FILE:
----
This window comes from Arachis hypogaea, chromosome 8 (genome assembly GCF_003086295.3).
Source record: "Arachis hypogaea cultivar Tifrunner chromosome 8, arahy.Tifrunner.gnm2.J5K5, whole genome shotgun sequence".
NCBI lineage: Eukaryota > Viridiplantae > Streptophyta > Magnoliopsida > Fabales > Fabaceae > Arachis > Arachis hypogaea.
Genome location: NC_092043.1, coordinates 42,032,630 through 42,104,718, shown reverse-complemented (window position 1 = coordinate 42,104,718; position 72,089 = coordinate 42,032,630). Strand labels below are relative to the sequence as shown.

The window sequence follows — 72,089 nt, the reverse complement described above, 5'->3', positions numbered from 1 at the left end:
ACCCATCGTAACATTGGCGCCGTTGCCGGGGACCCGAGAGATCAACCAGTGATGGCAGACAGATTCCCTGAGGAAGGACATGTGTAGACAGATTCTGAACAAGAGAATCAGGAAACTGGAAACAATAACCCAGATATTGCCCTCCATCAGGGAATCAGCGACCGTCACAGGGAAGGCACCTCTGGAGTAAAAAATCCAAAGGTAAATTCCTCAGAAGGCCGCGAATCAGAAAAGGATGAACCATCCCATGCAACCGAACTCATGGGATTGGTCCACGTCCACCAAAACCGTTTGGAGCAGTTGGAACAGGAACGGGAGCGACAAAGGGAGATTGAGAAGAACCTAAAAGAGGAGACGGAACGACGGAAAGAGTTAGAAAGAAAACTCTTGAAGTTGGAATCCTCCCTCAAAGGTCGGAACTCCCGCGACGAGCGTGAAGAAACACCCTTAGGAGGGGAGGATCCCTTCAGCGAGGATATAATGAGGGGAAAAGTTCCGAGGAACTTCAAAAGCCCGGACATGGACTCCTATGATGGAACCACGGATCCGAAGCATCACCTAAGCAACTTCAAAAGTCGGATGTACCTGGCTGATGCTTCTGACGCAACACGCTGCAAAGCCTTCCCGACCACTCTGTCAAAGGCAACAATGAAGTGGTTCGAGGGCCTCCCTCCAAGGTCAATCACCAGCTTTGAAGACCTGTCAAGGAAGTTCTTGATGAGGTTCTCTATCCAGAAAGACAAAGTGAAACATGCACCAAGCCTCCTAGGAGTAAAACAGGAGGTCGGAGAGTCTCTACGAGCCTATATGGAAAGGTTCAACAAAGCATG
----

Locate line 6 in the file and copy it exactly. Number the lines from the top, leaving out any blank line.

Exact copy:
ACCCATCGTAACATTGGCGCCGTTGCCGGGGACCCGAGAGATCAACCAGTGATGGCAGACAGATTCCCTGAGGAAGGACATGTGTAGACAGATTCTGAACAAGAGAATCAGGAAACTGGAAACAATAACCCAGATATTGCCCTCCATCAGGGAATCAGCGACCGTCACAGGGAAGGCACCTCTGGAGTAAAAAATCCAAAGGTAAATTCCTCAGAAGGCCGCGAATCAGAAAAGGATGAACCATCCCATGCAACCGAACTCATGGGATTGGTCCACGTCCACCAAAACCGTTTGGAGCAGTTGGAACAGGAACGGGAGCGACAAAGGGAGATTGAGAAGAACCTAAAAGAGGAGACGGAACGACGGAAAGAGTTAGAAAGAAAACTCTTGAAGTTGGAATCCTCCCTCAAAGGTCGGAACTCCCGCGACGAGCGTGAAGAAACACCCTTAGGAGGGGAGGATCCCTTCAGCGAGGATATAATGAGGGGAAAAGTTCCGAGGAACTTCAAAAGCCCGGACATGGACTCCTATGATGGAACCACGGATCCGAAGCATCACCTAAGCAACTTCAAAAGTCGGATGTACCTGGCTGATGCTTCTGACGCAACACGCTGCAAAGCCTTCCCGACCACTCTGTCAAAGGCAACAATGAAGTGGTTCGAGGGCCTCCCTCCAAGGTCAATCACCAGCTTTGAAGACCTGTCAAGGAAGTTCTTGATGAGGTTCTCTATCCAGAAAGACAAAGTGAAACATGCACCAAGCCTCCTAGGAGTAAAACAGGAGGTCGGAGAGTCTCTACGAGCCTATATGGAAAGGTTCAACAAAGCATG